PATRICK AIR FORCE BASE, Fla. --
“…I will obey the orders of the President of the United States and the orders of the officers appointed over me, according to regulations and the Uniform Code of Military Justice. So help me God."
Some service members recite the oath of enlistment with the plan to fulfil one contract and separate, while others raise their right hand with the intent of retiring from the United States military after 20 years or more of service.
Regardless of their career path as they stand in their nearest Military Entrance Processing Center, ready to be sent off to Basic Military Training – things happen, plans change and life does not always go the way one thinks it will.
It is important, for first-term Airmen and career Airmen alike, that all options are weighed. Palace Chase and Palace Front are two options for an active-duty airman to look at if they are considering separating from the military, or would just like to transfer to an Air Reserve Command.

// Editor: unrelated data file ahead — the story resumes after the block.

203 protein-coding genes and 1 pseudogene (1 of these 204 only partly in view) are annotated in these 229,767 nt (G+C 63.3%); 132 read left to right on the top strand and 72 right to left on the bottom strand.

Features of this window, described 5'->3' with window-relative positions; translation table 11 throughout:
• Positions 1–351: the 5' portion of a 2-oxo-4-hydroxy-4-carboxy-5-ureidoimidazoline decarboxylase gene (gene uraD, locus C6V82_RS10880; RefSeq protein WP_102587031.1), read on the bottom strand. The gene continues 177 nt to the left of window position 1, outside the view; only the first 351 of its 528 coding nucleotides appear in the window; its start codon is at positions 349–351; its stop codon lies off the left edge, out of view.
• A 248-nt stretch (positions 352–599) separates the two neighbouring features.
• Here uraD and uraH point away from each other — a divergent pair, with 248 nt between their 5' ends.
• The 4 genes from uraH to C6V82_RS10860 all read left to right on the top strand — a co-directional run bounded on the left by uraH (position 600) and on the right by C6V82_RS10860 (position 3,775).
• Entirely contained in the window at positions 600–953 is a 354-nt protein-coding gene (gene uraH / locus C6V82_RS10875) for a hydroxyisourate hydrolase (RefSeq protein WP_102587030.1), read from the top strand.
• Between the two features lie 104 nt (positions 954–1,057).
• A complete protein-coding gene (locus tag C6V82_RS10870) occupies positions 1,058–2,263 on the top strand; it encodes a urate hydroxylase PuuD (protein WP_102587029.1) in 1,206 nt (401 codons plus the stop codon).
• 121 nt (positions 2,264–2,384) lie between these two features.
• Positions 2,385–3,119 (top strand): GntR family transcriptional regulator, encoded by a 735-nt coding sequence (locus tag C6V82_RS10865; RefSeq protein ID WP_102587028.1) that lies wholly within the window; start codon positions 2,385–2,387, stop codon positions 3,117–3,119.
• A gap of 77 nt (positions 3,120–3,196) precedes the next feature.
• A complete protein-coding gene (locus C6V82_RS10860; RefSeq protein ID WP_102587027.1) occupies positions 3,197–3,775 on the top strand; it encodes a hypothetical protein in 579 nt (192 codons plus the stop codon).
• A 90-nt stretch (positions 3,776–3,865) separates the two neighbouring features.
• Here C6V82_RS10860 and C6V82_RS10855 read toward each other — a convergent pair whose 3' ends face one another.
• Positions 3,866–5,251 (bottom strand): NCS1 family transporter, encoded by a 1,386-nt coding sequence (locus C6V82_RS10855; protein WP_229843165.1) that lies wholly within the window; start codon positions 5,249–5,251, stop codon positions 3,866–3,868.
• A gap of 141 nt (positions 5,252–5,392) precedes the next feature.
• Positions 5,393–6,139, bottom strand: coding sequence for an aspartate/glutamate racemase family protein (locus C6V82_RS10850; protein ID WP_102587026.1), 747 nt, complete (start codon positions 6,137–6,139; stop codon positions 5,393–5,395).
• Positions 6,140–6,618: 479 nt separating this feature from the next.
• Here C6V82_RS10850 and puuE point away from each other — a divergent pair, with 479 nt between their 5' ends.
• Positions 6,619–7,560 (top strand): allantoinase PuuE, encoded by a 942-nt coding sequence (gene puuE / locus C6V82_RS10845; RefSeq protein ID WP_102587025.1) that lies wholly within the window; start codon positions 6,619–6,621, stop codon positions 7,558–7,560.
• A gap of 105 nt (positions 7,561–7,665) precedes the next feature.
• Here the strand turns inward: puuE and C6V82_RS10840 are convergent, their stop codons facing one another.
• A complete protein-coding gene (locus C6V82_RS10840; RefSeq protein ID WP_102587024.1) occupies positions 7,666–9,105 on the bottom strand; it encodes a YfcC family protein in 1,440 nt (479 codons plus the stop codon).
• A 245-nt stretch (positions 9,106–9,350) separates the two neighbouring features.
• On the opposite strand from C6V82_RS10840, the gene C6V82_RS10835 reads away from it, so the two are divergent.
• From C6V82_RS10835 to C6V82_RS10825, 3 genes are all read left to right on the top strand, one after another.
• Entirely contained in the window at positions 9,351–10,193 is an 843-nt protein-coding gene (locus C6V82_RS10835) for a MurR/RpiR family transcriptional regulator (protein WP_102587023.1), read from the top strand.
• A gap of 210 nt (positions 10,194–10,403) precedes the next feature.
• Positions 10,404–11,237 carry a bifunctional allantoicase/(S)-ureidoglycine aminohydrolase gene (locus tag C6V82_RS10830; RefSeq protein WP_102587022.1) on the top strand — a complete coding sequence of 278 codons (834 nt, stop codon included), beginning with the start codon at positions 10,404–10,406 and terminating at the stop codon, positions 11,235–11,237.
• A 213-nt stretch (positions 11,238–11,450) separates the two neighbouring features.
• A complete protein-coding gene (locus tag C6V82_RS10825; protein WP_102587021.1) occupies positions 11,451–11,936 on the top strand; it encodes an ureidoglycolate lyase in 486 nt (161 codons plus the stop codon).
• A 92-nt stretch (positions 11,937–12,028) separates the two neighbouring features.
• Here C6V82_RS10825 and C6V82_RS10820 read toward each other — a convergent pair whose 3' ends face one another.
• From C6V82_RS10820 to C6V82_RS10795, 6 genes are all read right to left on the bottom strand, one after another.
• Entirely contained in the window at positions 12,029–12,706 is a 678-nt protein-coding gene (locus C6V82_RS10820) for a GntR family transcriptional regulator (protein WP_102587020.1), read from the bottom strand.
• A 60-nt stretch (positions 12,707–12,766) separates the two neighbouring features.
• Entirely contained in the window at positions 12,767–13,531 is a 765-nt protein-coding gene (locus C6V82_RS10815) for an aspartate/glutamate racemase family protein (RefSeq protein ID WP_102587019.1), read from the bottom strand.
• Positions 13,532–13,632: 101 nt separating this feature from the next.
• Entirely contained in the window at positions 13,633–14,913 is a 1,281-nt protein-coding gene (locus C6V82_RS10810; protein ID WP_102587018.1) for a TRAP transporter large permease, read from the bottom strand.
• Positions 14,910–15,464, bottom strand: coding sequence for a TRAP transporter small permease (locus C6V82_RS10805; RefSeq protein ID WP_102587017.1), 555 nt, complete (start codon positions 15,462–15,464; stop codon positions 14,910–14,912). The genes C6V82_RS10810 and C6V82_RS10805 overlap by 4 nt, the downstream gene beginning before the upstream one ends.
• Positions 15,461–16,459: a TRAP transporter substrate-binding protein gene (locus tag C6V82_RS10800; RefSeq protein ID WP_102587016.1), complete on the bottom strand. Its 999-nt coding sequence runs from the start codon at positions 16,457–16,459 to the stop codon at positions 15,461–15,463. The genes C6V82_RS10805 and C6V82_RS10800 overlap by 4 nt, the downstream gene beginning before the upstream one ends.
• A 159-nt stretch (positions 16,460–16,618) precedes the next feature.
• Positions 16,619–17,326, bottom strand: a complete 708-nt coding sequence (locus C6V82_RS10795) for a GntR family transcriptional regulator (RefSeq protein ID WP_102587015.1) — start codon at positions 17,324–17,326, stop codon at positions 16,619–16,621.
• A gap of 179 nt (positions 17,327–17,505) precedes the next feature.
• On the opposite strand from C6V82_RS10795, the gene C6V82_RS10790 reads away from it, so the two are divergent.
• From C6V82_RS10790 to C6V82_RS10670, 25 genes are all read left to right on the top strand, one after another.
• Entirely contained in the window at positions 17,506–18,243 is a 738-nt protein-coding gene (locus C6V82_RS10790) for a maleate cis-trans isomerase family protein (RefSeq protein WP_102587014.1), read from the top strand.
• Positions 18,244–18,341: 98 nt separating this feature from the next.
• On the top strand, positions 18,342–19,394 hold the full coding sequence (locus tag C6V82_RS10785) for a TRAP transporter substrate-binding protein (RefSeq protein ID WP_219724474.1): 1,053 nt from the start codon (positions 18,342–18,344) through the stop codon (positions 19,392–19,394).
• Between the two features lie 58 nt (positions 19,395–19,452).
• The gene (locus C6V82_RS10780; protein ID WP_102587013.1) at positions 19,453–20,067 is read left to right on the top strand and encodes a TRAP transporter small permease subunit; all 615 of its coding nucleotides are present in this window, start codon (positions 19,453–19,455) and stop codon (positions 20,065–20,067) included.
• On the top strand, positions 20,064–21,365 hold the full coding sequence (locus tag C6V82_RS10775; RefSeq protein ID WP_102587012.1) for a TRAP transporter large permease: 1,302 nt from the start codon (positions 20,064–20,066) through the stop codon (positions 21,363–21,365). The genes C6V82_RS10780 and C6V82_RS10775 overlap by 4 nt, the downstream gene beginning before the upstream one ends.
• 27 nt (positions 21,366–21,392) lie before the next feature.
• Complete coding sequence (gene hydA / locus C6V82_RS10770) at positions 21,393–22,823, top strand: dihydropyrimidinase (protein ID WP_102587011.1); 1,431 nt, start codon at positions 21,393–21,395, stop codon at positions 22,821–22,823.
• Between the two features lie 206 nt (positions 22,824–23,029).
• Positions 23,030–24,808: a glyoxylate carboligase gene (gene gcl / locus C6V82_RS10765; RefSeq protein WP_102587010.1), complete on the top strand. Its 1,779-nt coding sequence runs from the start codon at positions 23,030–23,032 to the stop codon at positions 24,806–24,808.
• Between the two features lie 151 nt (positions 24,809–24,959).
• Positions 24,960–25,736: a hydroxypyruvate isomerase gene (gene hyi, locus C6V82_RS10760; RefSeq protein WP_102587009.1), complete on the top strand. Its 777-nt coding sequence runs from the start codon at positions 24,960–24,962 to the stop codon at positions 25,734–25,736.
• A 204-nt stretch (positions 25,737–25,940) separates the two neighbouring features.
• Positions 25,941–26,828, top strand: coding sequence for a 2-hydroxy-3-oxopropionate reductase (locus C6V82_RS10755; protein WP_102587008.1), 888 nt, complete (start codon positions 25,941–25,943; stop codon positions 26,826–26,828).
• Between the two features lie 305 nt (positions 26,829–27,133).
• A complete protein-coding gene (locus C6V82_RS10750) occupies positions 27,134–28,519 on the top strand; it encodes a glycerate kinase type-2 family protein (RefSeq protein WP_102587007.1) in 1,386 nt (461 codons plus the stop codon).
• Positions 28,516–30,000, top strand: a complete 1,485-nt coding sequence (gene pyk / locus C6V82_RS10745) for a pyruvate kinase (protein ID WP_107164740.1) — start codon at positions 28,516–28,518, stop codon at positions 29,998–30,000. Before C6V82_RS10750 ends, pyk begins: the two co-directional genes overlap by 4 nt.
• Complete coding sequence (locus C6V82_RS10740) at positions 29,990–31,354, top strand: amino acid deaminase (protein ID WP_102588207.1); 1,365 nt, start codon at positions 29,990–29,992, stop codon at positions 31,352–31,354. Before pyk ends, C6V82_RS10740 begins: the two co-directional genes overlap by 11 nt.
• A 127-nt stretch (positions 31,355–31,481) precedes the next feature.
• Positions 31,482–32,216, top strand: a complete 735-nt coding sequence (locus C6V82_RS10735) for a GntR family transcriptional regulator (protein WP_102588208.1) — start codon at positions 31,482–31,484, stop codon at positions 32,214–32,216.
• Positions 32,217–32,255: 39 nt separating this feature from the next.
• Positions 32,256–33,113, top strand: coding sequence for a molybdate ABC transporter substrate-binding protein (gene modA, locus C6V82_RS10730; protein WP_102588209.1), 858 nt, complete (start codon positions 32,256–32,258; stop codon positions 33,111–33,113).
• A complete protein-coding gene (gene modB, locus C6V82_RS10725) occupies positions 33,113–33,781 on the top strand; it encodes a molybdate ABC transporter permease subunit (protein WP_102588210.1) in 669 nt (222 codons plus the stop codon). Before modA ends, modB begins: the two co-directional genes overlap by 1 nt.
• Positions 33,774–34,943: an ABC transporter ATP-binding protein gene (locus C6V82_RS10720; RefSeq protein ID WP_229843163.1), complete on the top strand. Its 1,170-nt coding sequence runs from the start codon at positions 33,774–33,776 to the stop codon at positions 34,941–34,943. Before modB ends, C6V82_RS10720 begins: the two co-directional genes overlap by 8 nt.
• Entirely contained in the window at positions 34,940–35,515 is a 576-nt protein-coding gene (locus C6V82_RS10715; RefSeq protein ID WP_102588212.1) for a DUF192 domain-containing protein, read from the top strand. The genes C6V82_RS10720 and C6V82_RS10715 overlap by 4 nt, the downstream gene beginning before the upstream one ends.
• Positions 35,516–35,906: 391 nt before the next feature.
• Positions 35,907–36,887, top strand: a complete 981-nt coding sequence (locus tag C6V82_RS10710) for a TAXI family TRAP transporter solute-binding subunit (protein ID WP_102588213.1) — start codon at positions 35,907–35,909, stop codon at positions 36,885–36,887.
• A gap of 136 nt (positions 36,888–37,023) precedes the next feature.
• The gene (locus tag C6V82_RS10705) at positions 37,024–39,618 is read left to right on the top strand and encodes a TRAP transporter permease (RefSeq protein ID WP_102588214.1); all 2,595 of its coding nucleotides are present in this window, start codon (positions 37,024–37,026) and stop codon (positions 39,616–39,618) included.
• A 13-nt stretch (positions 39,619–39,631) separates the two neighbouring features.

The Palace Chase program is in place to allow an active-duty officer or enlisted airman to complete at least half of their current enlistment and continue their military career with the Air Force Reserve. To Palace Front is to finish one’s current enlistment completely and transfer to a reserve component one day after their active-duty enlistment ends.
“I like to look at it as a safety net,” said Master Sgt. Travis E. Williams, an in-service recruiter at Patrick Air Force Base. “Instead of just ripping the Air Force bandage off completely, reserve Airmen can continue serving for two days out of the month and get their medical benefits, as well as educational benefits like tuition assistance.”
The Palace Chase and Palace Front programs are extremely helpful for those who aren’t sure if they’d like to separate from the Air Force entirely, but want more of the freedom that the AF Reserve can provide – with some of the same benefits.
TriCare coverage, pay, and educational opportunities are a bit different for AF Reserve Airmen compared to those on active duty status – but they are still an active component of serving.
“I enjoy helping people bridge the gap between what their goals are and what the Air Force Reserve can do to help with that,” said Williams. “Whether or not you stay on active-duty for 20 years or you do the same amount in the reserve, you’re still serving your country honorably – it’s all about how flexible you want your job to be.”
For more information on the Palace Chase and Palace Front programs, as well as Air Force Reserve benefits and how they contribute to the Air Force mission, visit https://afreserve.com/.